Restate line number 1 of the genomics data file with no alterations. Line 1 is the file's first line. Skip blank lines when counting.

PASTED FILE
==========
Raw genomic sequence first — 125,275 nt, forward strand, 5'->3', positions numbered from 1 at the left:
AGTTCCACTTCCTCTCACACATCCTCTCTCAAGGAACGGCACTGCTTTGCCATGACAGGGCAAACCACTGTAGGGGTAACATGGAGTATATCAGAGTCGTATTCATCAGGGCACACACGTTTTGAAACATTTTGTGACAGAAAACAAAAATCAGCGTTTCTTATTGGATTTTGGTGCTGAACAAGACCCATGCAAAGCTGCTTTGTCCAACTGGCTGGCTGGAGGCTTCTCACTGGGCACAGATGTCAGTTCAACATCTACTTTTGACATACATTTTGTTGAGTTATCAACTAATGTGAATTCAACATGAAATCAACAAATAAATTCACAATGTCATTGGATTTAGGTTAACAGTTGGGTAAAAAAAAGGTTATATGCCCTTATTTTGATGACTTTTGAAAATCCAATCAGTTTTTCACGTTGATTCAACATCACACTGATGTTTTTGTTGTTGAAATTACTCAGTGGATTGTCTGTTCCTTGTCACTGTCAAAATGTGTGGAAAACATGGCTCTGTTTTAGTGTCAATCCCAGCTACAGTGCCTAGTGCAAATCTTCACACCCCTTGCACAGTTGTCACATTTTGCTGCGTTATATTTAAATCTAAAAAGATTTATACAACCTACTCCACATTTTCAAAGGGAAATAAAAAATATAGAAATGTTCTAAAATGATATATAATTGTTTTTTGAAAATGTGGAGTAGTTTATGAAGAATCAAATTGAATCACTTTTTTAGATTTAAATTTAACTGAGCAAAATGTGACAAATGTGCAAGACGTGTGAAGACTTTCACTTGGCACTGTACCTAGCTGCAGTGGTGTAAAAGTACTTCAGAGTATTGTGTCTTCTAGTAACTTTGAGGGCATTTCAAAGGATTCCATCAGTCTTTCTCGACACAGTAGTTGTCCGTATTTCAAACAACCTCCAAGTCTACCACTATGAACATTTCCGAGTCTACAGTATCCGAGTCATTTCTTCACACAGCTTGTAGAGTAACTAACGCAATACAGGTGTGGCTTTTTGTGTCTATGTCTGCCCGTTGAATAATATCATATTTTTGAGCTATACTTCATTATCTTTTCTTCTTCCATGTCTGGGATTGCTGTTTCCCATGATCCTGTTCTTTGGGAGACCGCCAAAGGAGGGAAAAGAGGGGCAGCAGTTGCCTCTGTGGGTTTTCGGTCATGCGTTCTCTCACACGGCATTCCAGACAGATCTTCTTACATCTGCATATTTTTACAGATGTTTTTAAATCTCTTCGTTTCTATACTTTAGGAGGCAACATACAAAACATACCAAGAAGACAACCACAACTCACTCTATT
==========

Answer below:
Raw genomic sequence first — 125,275 nt, forward strand, 5'->3', positions numbered from 1 at the left: